Bush SEC candidate has VC credentials

Congressman Christopher Cox, President Bush’s choice to head the Securities and Exchange Commission, has long been involved with the venture capital industry as an attorney, foe of taxes as well as opponent of supposed Silicon Valley ’technology transfer’ to China.

President Bush today named California congressman Christopher Cox as the White House nomination for the new head of the Securities and Exchange Commission.

Cox, a Republican in the House of Representatives for Orange County, has long been involved with technology, venture capital and tax issues.

Cox’s nomination follows the resignation of current SEC chairman William Donaldson.

Early in his pre-congressional career, Cox was an attorney in the Orange County office of law firm Latham & Watkins, where he “specialized in venture capital and corporate finance”, according to his official biography.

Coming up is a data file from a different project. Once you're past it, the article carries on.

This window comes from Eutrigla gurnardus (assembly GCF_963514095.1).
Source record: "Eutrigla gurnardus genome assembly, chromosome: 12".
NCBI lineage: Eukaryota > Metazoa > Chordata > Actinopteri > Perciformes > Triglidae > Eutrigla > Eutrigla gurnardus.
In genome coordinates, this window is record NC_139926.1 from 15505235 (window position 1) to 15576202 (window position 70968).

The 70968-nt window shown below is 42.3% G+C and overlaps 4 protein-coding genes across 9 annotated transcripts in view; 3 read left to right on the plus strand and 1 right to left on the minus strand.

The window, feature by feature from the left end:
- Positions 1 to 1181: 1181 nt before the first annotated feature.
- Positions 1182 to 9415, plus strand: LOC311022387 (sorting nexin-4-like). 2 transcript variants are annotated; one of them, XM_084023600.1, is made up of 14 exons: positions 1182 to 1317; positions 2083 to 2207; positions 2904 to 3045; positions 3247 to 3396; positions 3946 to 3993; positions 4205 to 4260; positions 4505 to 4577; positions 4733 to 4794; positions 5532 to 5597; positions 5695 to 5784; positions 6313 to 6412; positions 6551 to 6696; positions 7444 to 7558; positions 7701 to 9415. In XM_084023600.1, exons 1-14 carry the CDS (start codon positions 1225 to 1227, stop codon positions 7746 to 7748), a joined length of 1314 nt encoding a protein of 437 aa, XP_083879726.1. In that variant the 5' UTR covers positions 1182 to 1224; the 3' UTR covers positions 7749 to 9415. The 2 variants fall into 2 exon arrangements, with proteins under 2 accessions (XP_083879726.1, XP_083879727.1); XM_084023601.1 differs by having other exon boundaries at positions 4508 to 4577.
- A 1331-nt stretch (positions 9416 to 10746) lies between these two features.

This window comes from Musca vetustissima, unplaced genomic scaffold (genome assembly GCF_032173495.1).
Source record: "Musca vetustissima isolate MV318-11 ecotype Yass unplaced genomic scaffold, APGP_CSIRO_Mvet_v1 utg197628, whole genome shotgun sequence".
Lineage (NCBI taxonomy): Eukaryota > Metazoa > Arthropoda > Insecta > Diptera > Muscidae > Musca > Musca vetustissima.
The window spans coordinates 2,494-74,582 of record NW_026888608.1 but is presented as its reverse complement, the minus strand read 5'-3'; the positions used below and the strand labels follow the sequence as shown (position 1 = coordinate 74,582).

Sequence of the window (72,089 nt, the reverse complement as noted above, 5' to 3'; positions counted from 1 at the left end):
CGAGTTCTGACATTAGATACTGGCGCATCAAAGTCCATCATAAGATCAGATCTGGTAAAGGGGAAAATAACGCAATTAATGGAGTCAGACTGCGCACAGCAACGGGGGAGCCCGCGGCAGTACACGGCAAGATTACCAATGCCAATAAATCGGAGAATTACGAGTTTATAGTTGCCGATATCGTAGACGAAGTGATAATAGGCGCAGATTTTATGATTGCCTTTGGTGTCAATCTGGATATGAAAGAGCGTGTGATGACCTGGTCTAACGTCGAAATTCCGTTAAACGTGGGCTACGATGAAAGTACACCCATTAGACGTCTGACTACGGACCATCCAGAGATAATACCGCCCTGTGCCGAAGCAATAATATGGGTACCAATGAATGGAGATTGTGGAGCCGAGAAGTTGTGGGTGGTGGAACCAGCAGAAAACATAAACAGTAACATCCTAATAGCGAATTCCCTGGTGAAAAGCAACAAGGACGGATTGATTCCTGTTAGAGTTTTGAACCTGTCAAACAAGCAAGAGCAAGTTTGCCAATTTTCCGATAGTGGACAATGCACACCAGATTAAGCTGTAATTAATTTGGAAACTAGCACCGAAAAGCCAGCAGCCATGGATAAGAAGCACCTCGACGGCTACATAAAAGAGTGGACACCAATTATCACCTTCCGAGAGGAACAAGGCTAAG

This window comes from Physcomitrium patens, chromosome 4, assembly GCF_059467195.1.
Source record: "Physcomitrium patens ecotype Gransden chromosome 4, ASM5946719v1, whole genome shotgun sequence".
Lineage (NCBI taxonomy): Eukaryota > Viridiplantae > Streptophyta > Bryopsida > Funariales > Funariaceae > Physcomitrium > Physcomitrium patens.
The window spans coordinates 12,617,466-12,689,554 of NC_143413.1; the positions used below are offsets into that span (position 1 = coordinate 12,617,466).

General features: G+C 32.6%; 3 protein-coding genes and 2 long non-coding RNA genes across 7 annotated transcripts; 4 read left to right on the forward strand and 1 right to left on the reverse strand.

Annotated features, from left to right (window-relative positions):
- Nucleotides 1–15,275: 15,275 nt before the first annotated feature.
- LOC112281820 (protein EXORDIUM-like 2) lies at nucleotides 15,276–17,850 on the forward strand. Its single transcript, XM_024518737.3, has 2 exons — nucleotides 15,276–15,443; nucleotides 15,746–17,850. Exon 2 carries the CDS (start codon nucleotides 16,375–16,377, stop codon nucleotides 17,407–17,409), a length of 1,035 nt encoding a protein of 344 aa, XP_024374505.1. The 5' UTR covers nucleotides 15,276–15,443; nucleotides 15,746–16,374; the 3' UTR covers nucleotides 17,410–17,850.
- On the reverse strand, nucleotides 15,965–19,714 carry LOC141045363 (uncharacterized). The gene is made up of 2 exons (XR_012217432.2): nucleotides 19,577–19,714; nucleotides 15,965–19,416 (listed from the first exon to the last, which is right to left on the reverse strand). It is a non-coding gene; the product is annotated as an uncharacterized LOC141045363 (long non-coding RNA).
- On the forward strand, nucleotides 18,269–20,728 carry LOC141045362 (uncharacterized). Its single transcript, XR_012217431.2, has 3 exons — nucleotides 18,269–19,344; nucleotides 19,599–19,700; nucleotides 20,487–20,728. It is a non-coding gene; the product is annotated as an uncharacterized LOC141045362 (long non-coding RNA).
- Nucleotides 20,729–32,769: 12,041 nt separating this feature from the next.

In congress, Cox has championed issues of interest to his district’s high-tech and biotech industries. In 2003, he authored legislation that would make permanent a temporary ban on Internet commerce taxes.

Cox, 52, has been a chief advocate for lowering taxes on capital gains and dividends. He has also been a major force behind efforts to end the estate tax in the US.

Cox’s interest in technology extends to national security issues. He is the author of the well known Cox Report, released in 1999, which claimed that citizens of mainland China were active in Silicon Valley technology startups and engaged in the transfer of sensitive technology back to China.

Donaldson’s tenure at the SEC was marked by the implementation of the Sarbanes Oxley Act as well as the decision to require hedge funds to register with the commission. Both policy moves have been criticised by some in the private equity community as being overly burdensome on small businesses.